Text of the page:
157 There is a world of difference between the likes and dislikes in music of somebody who is 35 and somebody who is 17.
158 THE CHAIRPERSON: There is a mix sometimes.
159 MR. HAMM: There is, and that's the 30 to 40 per cent that we referred to, absolutely. And that's why all of the sharing occurs within radio stations today. But we still maintain that there is a uniqueness to the 50 to 60 per cent of the music that will be unique to this radio station.
160 The era balance is another area which comes into play. If teen listeners today are not fully satisfied with the radio stations that they hear in this market, part of that may be because the music era that is covered by these stations is anywhere from 1965 to today. If you took a typical target listener of ours for this radio station, much of this music, when it came out, they were not even alive. So it's very difficult for them to relate to this music. The era balance for the radio station that we propose will probably be no older than three years, which gives it its very current base.
161 THE CHAIRPERSON: I would like to come back to some of your points when we address programming. You've also raised some interesting comments this morning on the differentiation as you see it.
162 But I'd like to continue now on the theme of the impact of your proposed station in this market and go back to in fact we do agree that both CJMO and CFQM FM, perhaps other stations in the market are in fact reaching this audience currently.
163 Your letter dated September 7, 1999, on page 2 -- I don't know if you have a copy of that letter -- addresses the impact on revenues, and you say in that letter:
The balance of projected local sales, $450,000, will come at the expense of existing licensees -- in analysing the impact on local sales generally -- which we anticipate will be borne disproportionately by CJMO FM because the audience profiles for CKCW and CFQM FM are somewhat older.
164 And later, in a letter of October 21, you again outlined this impact you will have on the revenues of existing stations with a total amount of $600,000.
165 Would you be able to provide estimates of the percentages of the audience of the proposed station that would be comprised of first, persons who presently tune out of market stations; and secondly, persons who will increase their listening when you go to air?
166 I would like to just refine a little bit more clearly the source of the audiences you propose and impact you propose.
167 MR. BEAUDOIN: So, Madam Chairperson, let's talk first what is our projecting share for this new station.
168 Based on our research, we are projecting that we would get, and as indicated in the file at the CRTC, a 14.5, 15 per cent share. Of course, that's against total tuning. If I convert that into local tuning, that really means 17 to 18 per cent. And with the increased tuning from the teens we will get, five years from now, 20. So we are tabling and forecasting five years from now, and this will start from 12 to 13, up to 20.
169 So to your question, who's going to be affected if we do anticipate that we are going to capture 20 per cent of the market share, the share of tuning 12 to 54, five years down the road, who's going to be affected? Here's how we see it.
170 Number one, CKCW AM will not be affected at all. That station has very little tuning against the 12 to 24, actually. And even those that are tuning will most likely remain. This is a very unique format. You have the country fans, a loyal audience against that country format. So number one is that CKCW AM shall not be affected by a CHR type of new station.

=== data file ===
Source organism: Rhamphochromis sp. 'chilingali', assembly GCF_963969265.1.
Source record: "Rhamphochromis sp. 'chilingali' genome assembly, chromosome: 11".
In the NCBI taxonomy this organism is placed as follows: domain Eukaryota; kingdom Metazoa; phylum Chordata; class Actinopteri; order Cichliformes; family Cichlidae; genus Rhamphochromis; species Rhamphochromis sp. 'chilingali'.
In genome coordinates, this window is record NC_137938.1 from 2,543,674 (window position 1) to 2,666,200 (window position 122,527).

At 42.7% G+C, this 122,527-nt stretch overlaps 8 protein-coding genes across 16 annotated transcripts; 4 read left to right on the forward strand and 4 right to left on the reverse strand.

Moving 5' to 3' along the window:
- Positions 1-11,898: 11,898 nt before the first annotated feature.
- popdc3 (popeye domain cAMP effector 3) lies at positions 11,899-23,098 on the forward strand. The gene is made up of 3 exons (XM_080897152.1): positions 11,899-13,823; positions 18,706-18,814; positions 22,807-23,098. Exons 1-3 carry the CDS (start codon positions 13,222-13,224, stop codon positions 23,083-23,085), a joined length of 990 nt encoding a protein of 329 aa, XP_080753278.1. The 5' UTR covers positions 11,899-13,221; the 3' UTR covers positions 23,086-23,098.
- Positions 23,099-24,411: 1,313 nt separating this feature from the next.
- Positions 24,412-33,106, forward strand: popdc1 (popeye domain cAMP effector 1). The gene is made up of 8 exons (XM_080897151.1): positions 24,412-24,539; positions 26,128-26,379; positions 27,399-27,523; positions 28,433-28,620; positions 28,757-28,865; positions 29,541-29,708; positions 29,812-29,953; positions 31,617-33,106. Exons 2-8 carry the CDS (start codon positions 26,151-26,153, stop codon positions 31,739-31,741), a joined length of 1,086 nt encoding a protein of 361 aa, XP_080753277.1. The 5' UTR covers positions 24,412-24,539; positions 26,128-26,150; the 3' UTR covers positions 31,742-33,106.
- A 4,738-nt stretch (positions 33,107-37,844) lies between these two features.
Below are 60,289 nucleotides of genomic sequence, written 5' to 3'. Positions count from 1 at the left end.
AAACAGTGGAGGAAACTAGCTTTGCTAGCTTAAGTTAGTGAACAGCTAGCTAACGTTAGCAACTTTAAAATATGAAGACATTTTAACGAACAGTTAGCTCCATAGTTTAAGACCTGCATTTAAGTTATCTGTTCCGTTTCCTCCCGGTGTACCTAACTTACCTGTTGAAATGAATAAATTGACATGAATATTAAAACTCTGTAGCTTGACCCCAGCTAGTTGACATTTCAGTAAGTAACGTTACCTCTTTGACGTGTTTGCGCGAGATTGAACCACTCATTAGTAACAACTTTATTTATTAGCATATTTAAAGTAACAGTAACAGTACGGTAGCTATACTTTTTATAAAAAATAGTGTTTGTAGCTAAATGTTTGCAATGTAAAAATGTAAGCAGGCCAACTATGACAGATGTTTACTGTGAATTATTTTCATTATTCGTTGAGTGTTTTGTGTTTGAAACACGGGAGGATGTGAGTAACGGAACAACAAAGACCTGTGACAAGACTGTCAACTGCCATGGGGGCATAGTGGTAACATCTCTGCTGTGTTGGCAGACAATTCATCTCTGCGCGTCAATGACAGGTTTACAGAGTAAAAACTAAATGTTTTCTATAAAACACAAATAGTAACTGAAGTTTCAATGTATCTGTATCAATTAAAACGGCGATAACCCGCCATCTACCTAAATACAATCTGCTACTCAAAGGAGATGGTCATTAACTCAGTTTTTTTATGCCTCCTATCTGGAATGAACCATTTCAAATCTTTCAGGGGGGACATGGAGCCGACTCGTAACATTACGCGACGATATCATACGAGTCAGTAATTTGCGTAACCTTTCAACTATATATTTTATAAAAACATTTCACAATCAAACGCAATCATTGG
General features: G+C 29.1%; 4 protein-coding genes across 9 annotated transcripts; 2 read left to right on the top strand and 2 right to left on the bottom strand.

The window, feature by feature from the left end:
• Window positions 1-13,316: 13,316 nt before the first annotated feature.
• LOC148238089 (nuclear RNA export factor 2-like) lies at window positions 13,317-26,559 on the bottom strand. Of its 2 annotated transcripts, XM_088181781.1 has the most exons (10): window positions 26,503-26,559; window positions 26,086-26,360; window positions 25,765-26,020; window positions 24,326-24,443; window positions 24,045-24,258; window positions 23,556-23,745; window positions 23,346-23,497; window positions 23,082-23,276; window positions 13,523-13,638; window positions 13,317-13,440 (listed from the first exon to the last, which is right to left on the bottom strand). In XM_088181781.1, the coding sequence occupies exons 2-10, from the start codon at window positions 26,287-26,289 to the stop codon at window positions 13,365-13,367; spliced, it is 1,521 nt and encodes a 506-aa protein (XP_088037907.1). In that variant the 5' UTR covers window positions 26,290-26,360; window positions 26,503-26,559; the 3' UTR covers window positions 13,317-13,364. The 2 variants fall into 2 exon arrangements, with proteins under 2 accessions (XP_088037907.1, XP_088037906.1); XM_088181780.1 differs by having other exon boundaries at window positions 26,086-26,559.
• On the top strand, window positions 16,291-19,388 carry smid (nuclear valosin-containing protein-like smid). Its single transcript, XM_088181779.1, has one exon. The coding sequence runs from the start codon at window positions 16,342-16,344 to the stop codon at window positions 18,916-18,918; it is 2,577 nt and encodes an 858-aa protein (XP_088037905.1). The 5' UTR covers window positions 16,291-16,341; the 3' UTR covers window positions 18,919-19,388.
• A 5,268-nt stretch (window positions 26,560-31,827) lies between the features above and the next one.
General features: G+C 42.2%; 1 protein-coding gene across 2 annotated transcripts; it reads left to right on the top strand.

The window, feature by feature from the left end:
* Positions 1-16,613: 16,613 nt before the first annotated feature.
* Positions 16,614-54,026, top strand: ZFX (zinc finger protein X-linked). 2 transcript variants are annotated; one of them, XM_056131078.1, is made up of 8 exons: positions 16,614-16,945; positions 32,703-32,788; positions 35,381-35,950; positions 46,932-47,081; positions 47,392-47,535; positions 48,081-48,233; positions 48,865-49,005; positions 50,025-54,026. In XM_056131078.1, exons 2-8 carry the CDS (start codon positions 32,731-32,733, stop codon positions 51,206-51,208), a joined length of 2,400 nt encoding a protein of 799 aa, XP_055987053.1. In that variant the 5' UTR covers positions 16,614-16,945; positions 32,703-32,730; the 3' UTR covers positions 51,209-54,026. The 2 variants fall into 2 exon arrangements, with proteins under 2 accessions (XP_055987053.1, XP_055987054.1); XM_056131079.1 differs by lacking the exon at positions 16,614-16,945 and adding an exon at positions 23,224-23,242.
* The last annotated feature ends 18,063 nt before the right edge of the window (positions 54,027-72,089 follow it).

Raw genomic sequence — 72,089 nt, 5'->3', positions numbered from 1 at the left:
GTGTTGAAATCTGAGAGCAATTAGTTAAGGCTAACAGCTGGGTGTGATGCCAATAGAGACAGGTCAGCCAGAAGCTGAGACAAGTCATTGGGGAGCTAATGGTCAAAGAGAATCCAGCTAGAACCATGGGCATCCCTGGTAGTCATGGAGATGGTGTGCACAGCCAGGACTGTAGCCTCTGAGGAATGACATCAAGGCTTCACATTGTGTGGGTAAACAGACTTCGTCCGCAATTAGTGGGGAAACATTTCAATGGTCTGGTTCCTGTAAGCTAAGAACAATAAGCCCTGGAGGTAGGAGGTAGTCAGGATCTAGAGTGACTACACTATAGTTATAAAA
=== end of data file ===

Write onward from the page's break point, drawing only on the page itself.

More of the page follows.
171 So therefore --
172 THE CHAIRPERSON: Monsieur Beaudoin, just a moment.
173 MR. BEAUDOIN: Yes?
174 THE CHAIRPERSON: You said this, so I'm clear, you've just said the CFQM will not be affected?
175 MR. BEAUDOIN: No, CKCW AM, I'm sorry.
176 THE CHAIRPERSON: CKCW, thank you.
177 MR. BEAUDOIN: Yes, the AM country format.
178 So therefore, this 20 per cent will really be affecting CFQM and CJMO. All agree with this. How? Well, here's the assumption that we went through, and based on our research.
179 Essentially, against the 12 to 24 age group, our station should capture, it could be as high as a strong 60 to 70 per cent tuning because this station will be entirely targeted against the 12 to 24.
180 And against the 25 to 34, which is sort of the secondary target market, we should normally capture 20 to 30 per cent. If you apply --
181 And the third point is we strongly believe that the tuning from the 12 to 17 or the 12 to 24 will raise to the Canadian average, i.e. about 10 hours a week.
182 So from 60,000 hours tuned a week, this will grow to about 110.
183 If we take these three assumptions, growing the teen total hours tuned to the Canadian average, capturing between 60 and 70 per cent of the 12 to 24 hours tuned, and 20 to 30 per cent, 25 to 34, and zero on 35 plus, assuming that the station will not impact the 35 plus, translating that on the 12 to 54, this is exactly how you get your 20 per cent five years from now.
184 And if you ask me how do you read the rating shared performance on the two other FM stations? Well, the CFQM currently owns 35. So this five years from now would be at 25. So 25 plus, CKCW would remain at 20. So that means that Maritime Broadcasting would continue to hold 45 per cent of the hours tuned and still dominate the market; and CJMO, from 45, would be at 35. So both stations would decline by about 10 points on their share of hours tuned, and that 10 points comes essentially from the tuning of the 12 to 24 and 20 per cent of the 25 to 34.